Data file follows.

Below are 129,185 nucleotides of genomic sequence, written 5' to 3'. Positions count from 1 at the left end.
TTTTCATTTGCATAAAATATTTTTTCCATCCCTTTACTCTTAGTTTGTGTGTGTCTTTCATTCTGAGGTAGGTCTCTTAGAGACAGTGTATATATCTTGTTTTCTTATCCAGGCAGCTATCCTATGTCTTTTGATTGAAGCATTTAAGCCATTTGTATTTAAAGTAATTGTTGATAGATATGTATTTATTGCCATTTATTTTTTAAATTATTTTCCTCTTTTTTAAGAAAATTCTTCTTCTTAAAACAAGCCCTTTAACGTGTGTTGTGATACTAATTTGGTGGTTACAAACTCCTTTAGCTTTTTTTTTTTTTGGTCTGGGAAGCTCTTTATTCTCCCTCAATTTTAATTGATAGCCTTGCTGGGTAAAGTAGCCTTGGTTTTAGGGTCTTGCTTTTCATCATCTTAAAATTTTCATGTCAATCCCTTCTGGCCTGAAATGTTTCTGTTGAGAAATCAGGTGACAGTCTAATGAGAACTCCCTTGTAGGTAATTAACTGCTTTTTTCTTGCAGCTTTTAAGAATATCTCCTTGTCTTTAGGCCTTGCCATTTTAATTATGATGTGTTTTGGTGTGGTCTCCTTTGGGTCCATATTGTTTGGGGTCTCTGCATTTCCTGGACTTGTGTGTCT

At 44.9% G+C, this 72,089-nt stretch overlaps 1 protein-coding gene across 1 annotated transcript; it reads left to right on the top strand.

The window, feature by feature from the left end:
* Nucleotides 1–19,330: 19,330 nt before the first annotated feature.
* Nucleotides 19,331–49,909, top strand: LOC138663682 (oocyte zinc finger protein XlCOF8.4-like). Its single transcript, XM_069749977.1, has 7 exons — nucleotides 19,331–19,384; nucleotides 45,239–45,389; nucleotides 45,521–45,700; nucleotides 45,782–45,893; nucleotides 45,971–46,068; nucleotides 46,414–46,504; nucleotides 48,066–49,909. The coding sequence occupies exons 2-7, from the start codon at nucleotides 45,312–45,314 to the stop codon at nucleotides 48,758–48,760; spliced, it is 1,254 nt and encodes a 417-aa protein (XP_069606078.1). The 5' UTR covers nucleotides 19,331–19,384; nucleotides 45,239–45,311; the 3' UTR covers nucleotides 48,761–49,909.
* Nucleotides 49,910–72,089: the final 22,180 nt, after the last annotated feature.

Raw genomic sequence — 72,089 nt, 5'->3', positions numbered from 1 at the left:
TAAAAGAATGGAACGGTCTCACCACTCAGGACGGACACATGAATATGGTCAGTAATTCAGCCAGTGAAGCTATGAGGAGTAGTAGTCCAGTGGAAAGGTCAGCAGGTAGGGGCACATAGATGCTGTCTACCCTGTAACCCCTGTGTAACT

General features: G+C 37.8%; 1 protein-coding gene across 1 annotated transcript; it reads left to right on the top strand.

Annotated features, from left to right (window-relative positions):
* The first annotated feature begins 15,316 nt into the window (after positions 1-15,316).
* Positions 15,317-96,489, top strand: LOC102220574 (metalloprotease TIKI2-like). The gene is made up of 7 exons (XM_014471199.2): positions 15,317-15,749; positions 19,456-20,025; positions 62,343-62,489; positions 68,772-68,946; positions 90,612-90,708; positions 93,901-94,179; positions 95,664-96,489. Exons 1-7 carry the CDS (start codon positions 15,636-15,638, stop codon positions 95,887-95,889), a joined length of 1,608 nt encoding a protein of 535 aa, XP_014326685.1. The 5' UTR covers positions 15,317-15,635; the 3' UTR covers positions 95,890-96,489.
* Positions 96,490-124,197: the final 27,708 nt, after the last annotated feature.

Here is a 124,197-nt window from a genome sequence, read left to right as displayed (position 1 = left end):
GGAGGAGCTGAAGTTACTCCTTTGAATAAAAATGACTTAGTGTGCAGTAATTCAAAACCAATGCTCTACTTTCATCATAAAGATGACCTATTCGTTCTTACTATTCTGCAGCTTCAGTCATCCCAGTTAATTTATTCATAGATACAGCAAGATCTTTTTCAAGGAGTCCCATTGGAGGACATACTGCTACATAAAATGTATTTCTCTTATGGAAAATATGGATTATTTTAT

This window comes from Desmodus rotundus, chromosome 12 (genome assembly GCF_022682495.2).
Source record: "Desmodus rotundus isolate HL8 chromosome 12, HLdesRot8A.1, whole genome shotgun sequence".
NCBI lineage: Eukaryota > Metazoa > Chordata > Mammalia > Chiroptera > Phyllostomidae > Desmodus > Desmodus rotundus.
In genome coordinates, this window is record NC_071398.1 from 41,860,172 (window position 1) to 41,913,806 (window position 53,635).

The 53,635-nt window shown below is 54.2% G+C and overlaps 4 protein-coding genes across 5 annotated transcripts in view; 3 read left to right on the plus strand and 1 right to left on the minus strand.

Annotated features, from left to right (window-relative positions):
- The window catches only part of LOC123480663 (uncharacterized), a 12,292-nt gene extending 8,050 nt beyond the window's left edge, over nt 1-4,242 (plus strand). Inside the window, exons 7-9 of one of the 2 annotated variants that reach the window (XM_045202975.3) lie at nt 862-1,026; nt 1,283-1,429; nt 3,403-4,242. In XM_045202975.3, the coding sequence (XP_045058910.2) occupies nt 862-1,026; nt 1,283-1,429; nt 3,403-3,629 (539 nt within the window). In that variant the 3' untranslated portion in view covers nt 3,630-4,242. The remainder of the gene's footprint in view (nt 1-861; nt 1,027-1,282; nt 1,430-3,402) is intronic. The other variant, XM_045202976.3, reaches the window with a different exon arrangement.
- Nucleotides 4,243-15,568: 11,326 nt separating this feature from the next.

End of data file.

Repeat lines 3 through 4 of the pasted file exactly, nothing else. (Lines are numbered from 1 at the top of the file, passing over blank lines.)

At 44.9% G+C, this 72,089-nt stretch overlaps 1 protein-coding gene across 1 annotated transcript; it reads left to right on the top strand.

The window, feature by feature from the left end: